A trace is a series of events that translates a distribution system’s request flow. When user requests move from one service to another, tracing helps in bringing in more visibility and understanding into the system’s condition and behaviour pattern. Trace provides a  contextual 360-degree view of all the known and unknown occurrences, when a request   passes through the system. It enables profiling and monitoring of     containerized apps, microservices and serverless architecture.


Logs are exhaustive, time-stamped records of application events that development teams can utilize contextually to play-back and troubleshoot intricate records of every event. Event logs have a capacity to detect and record unforeseen behaviour in distributed systems at any point in time. It generates more information than metrics, for instance, if metrics depict that a resource is non-operational, logs will help the teams know the reason behind the same.

Difference Between Observability and Monitoring

Monitoring helps control the state of the system by collating error logs and metrics beforehand and using them to notify you of incidents. It helps observe a system’s performance over a period of time. Errors as soon as they occur, will be tracked and informed to concerned teams. Monitoring facilitates continuous health check of CPU utilization or network traffic via metrics and helps respond to outages and security incidents with appropriate alerts, alarms, and notifications.

Observability and monitoring are complementary to each other yet distinct, concept-wise,  where they both play significant roles in assuring the security of systems, data, and security perimeters.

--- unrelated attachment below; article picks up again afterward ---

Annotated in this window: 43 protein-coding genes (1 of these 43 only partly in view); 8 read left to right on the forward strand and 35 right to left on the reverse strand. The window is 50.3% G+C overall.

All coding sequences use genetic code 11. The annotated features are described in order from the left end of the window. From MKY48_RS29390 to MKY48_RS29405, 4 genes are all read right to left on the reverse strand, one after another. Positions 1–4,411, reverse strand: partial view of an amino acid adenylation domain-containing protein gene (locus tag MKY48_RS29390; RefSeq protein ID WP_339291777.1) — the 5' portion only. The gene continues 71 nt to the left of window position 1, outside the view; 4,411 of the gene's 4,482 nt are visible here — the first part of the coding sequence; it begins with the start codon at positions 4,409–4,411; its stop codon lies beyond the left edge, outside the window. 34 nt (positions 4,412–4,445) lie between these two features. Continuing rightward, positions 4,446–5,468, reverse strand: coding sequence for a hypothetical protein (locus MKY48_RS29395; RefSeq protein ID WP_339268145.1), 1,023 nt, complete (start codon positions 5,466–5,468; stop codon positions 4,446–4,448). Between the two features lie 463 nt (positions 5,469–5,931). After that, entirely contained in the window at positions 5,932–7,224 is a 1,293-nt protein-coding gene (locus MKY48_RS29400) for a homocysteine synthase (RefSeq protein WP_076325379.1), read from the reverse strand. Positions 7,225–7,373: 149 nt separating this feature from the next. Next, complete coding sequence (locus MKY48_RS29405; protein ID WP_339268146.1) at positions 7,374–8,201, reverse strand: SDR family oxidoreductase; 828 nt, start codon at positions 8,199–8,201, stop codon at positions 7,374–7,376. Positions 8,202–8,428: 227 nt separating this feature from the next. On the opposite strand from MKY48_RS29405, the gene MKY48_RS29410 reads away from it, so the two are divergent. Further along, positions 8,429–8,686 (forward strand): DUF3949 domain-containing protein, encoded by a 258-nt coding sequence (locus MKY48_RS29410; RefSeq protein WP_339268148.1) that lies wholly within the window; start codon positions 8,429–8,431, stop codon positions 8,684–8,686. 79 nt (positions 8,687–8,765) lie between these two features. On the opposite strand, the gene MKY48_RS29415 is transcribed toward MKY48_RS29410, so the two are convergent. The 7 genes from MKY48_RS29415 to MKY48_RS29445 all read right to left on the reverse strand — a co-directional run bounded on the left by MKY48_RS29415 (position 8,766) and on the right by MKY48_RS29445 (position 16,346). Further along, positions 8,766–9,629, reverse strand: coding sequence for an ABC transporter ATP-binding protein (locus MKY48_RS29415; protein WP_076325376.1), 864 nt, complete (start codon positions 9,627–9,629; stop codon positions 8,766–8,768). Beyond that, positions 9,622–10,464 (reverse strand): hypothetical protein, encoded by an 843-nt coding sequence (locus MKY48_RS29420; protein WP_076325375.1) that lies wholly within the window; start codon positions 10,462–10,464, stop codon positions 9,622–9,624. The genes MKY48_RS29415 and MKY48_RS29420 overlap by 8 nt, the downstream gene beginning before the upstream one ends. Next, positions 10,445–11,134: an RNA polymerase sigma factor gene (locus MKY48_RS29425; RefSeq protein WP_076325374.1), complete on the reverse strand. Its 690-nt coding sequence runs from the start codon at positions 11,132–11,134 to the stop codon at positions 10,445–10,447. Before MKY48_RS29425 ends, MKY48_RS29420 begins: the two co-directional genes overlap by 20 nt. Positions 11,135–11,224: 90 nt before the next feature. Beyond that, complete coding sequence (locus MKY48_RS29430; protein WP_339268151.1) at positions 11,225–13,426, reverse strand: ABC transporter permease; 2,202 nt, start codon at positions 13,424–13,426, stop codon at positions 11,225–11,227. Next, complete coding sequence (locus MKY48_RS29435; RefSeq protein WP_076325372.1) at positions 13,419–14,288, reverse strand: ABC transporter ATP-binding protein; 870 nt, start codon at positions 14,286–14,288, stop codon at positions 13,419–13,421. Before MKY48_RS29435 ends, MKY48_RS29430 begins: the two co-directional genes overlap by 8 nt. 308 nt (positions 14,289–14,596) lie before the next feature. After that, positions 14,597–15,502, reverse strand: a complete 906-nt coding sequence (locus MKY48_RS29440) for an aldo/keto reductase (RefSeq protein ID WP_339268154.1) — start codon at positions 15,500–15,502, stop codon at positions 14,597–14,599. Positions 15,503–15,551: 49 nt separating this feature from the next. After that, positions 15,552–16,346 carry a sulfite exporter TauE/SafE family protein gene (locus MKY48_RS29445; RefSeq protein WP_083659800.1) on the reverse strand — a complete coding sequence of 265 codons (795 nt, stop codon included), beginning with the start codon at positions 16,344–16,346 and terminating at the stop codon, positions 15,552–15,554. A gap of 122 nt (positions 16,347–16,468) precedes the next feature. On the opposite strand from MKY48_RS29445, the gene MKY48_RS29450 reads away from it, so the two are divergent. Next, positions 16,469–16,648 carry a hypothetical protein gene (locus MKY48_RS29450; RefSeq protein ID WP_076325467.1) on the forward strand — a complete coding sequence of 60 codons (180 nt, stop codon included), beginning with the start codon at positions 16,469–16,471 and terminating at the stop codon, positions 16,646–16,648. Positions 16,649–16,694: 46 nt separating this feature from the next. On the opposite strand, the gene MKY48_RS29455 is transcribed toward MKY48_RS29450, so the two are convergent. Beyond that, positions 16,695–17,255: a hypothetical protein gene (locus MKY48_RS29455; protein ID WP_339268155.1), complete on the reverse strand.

While monitoring tools gather and analyse system data to convert to practicable insights, observability uses data collected from monitoring, to provide a complete view of overall system health and performance. For instance, application performance monitoring shows if the system is running or no or if there is any issue with application performance. Observability of the system, on the other hand, then depends on how accurately the monitoring metrics are able to interpret the system’s performance indicators.

To monitor your systems, you need to know in advance, what is vital to be monitored. Observability allows you to ascertain what is important by watching how the systems perform over a period of time and pose apt questions around it for better insights.

Benefits of Observability

  • Enhanced real-time visibility across the set up
  • Better alerting of changes, issues or fixes in the system
  • Deeper contextualized insights into simplifying investigations and debugging of issues while also optimizing application performances
  • Efficient recording and tracking of data with minimal or no dependency on external third-party organizations
  • Increased delivery speed due to effective monitoring and troubleshooting mechanisms
  • Enables DevOps teams to focus more on innovation and accelerates business competence

Observability is more than a buzzword; it is a tool that helps gain thorough understanding of your surroundings while offering focused end-to-end visibility across systems. Rather than administering the system in search for answers, the key takeaway here is to empower DevOps to be in control of the entire infrastructure, detect and fix issues and changes effectively and maintain stability of systems while introducing new features for enhanced productivity.